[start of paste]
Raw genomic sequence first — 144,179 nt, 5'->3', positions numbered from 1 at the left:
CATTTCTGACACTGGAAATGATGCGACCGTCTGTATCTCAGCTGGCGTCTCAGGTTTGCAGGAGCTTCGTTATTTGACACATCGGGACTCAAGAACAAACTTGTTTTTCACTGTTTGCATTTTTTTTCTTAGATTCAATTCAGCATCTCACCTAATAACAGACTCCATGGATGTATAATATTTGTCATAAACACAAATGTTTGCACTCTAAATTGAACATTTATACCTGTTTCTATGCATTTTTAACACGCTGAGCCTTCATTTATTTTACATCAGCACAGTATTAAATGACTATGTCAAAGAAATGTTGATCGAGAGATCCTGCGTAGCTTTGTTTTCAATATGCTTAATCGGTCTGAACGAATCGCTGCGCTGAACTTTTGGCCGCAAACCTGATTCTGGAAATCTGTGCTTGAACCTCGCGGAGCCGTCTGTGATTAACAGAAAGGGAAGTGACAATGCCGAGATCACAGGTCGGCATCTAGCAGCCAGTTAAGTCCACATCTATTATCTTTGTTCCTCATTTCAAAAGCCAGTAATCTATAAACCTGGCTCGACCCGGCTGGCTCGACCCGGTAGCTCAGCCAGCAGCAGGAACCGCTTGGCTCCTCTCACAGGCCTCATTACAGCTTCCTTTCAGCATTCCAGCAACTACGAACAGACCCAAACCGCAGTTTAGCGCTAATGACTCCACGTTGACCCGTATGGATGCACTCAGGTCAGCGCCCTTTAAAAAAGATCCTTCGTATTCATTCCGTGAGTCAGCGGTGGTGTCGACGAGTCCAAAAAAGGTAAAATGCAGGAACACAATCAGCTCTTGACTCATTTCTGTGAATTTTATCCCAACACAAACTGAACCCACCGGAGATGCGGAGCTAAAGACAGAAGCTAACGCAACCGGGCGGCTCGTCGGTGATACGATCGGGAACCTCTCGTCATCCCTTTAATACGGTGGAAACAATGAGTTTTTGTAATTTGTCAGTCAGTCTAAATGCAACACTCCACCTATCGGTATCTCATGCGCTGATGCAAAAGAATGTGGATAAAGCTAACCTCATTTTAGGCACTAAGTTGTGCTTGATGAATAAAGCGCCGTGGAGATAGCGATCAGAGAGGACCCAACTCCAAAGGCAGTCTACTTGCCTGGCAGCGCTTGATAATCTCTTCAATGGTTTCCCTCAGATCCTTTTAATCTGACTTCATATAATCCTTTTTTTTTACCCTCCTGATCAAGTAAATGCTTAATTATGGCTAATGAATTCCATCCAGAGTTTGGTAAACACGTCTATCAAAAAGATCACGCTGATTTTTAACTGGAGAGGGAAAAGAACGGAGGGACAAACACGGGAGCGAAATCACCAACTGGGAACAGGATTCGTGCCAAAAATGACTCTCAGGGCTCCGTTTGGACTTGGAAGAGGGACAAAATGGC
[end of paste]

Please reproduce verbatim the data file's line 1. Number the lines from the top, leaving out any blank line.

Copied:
Raw genomic sequence first — 144,179 nt, 5'->3', positions numbered from 1 at the left: